Manufacturing leaders mark milestones in 2007
PLANT ENGINEERING’s 60th anniversary celebration isn’t the only major commemoration in manufacturing in 2007. Many companies reached important milestones as well. The Raymond Corporation: 85th anniversary The Raymond Corporation rededicated its Muscatine, IA plant in September as the company’s only Class III lift truck manufacturing facility in North America.
PLANT ENGINEERING’s 60th anniversary celebration isn’t the only major commemoration in manufacturing in 2007. Many companies reached important milestones as well.
The Raymond Corporation: 85th anniversary
The Raymond Corporation rededicated its Muscatine, IA plant in September as the company’s only Class III lift truck manufacturing facility in North America. The event also was a celebration of Raymond’s 85th anniversary.
But for director of operations Terry Mitchell, it was a chance to reflect on the successful implementation of the production system that fueled both a renewed sense of manufacturing excellence and positioned the Muscatine facility as a key player in Raymond’s long-term strategy.
In its 85 years, Raymond had reached beyond the iron foundry George G. Raymond Sr. began in Lyon, NY in 1922. The company invented the double-faced pallet still used today and in the process developed the first hydraulic lift truck for pallets. Raymond and Christian Gibson patented the first narrow-aisle lift truck in the 1940s. Raymond has produced pallet and stacker trucks in Muscatine since 1950, delivering almost 250,000 trucks in that time.
When Toyota Materials Handling Group acquired Raymond in 2000, it brought with it the Toyota Production System, which Mitchell was charged with rolling out to employees at Muscatine in 2005. “It’s a mindset,” Mitchell said. “It’s an adjustment for people. You want them to understand what the long-term benefits are. It’s made a positive difference in the facility.”
The switch to TPS allowed Raymond to develop one-piece flow, which has reduced the time to build trucks. “There’s been a dramatic improvement in quality. When you go through the plant, you see metric boards all over the facility. You measure items that are meaningful.”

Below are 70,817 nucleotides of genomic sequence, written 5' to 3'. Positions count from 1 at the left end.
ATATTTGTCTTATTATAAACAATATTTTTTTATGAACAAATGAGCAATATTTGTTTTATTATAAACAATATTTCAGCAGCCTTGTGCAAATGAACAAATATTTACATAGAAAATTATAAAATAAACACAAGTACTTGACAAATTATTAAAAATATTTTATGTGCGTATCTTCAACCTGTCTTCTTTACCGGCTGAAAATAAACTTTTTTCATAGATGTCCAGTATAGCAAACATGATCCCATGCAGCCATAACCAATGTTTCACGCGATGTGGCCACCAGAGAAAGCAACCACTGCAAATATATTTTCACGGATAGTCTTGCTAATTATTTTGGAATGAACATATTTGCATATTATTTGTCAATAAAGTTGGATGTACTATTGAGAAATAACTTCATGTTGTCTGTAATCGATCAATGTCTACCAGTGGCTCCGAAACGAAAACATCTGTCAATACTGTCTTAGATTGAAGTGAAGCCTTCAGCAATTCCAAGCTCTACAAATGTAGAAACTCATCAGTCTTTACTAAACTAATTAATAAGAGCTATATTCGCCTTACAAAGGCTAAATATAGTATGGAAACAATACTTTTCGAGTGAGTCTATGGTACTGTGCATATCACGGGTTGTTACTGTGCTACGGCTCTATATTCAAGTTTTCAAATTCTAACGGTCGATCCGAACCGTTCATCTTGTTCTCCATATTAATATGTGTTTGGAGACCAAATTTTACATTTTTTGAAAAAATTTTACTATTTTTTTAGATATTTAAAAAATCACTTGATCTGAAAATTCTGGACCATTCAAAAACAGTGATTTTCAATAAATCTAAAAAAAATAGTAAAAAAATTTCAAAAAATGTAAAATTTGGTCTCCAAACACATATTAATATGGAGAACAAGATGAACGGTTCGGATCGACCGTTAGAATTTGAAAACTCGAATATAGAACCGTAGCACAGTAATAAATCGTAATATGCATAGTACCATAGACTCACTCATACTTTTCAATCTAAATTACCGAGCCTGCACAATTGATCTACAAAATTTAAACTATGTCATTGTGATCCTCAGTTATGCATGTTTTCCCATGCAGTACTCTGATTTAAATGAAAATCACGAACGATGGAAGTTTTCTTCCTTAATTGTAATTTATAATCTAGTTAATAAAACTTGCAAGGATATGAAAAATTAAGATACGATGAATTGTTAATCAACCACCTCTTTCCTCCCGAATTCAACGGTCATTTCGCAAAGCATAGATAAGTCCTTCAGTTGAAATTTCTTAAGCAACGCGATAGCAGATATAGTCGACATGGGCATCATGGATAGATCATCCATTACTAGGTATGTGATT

The hallmark for the program is an emphasis on continuous improvement, a goal that Mitchell said continues even with the success of the TPS deployment. “We’ve still got a lot left to do,” he said. “We know that if we look at other industries, if you don’t change, you’re going to get left behind. People understand that. They saw the investment in the factory. With the Class III designation (by Raymond) they understand that if they continue to do a good job, the facility is going to continue to grow.”
The changes in the Raymond process have filtered through all its North American facilities, said vice-president of manufacturing Michael Field. “The TPS system is flowing through all the plants,” Field said. “We’re finding opportunities in production and design capabilities and engineering and manufacturing.”
“It’s getting to be an easier sell for the direct labor force,” said Mitchell. “What we offer for employees is the Raymond name and the Toyota association. The labor pool can get a little tight, but we’ve been successful in recruiting people and retaining people.” —Bob Vavra
Square D, Lexington: 50th anniversary
A Sept. 27 event marked the 50th anniversary of Square D’s Lexington, KY plant. “Square D has played an important leadership role in the corporate community since forming its partnership with Lexington in 1957,” said Dave Petratis, president and CEO of Schneider Electric’s North American Operating Division.
One of Square D’s largest facilities, the Lexington plant employs more than 500 administrative, engineering, manufacturing and marketing people in a 480,000 square foot plant. Its products include load centers, general and heavy duty safety switches and components shipped to other Square D facilities.
Bosch Rexroth, U.S.: 40th anniversary
Bosch Rexroth Corp. marked its 40th anniversary of U.S. operations with an anniversary party Sept. 21 at its industrial hydraulics facility in Bethlehem, PA. It was the first in a series of events at Rexroth locations nationwide to mark the 40th anniversary of the company’s founding in nearby Easton, PA in 1967.
The company supplies industrial automation products for the machine tool, food and packaging, printing and converting, semiconductor, plastics, automotive and medical industries.
Read about more companies that celebrated 2007 milestones here .
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Annual Salary Survey
In a year when manufacturing continued to lead the economic rebound, it makes sense that plant manager bonuses rebounded. Plant Engineering’s annual Salary Survey shows both wages and bonuses rose in 2012 after a retreat the year before.
Average salary across all job titles for plant floor management rose 3.5% to $95,446, and bonus compensation jumped to $15,162, a 4.2% increase from the 2010 level and double the 2011 total, which showed a sharp drop in bonus.